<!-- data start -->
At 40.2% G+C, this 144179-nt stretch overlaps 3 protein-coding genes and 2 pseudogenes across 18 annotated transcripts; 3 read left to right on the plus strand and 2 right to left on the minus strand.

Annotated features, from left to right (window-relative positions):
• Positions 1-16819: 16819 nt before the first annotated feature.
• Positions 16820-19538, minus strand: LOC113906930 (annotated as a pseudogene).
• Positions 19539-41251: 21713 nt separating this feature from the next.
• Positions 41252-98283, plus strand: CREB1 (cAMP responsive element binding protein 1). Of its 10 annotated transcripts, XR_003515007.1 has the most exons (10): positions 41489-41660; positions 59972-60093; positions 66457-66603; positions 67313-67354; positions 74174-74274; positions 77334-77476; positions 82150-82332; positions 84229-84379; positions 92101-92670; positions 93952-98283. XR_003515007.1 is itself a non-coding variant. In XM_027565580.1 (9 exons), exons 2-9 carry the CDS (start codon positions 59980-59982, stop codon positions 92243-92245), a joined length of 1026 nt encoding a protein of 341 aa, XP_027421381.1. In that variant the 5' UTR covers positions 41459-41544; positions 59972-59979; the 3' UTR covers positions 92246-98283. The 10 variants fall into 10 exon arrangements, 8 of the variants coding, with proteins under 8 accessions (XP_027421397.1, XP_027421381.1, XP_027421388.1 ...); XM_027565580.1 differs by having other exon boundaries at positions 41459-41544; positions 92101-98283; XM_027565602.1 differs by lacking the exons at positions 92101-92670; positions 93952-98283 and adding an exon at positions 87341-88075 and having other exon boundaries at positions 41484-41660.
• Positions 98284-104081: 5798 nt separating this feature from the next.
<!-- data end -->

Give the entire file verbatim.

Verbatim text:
At 40.2% G+C, this 144179-nt stretch overlaps 3 protein-coding genes and 2 pseudogenes across 18 annotated transcripts; 3 read left to right on the plus strand and 2 right to left on the minus strand.

Annotated features, from left to right (window-relative positions):
• Positions 1-16819: 16819 nt before the first annotated feature.
• Positions 16820-19538, minus strand: LOC113906930 (annotated as a pseudogene).
• Positions 19539-41251: 21713 nt separating this feature from the next.
• Positions 41252-98283, plus strand: CREB1 (cAMP responsive element binding protein 1). Of its 10 annotated transcripts, XR_003515007.1 has the most exons (10): positions 41489-41660; positions 59972-60093; positions 66457-66603; positions 67313-67354; positions 74174-74274; positions 77334-77476; positions 82150-82332; positions 84229-84379; positions 92101-92670; positions 93952-98283. XR_003515007.1 is itself a non-coding variant. In XM_027565580.1 (9 exons), exons 2-9 carry the CDS (start codon positions 59980-59982, stop codon positions 92243-92245), a joined length of 1026 nt encoding a protein of 341 aa, XP_027421381.1. In that variant the 5' UTR covers positions 41459-41544; positions 59972-59979; the 3' UTR covers positions 92246-98283. The 10 variants fall into 10 exon arrangements, 8 of the variants coding, with proteins under 8 accessions (XP_027421397.1, XP_027421381.1, XP_027421388.1 ...); XM_027565580.1 differs by having other exon boundaries at positions 41459-41544; positions 92101-98283; XM_027565602.1 differs by lacking the exons at positions 92101-92670; positions 93952-98283 and adding an exon at positions 87341-88075 and having other exon boundaries at positions 41484-41660.
• Positions 98284-104081: 5798 nt separating this feature from the next.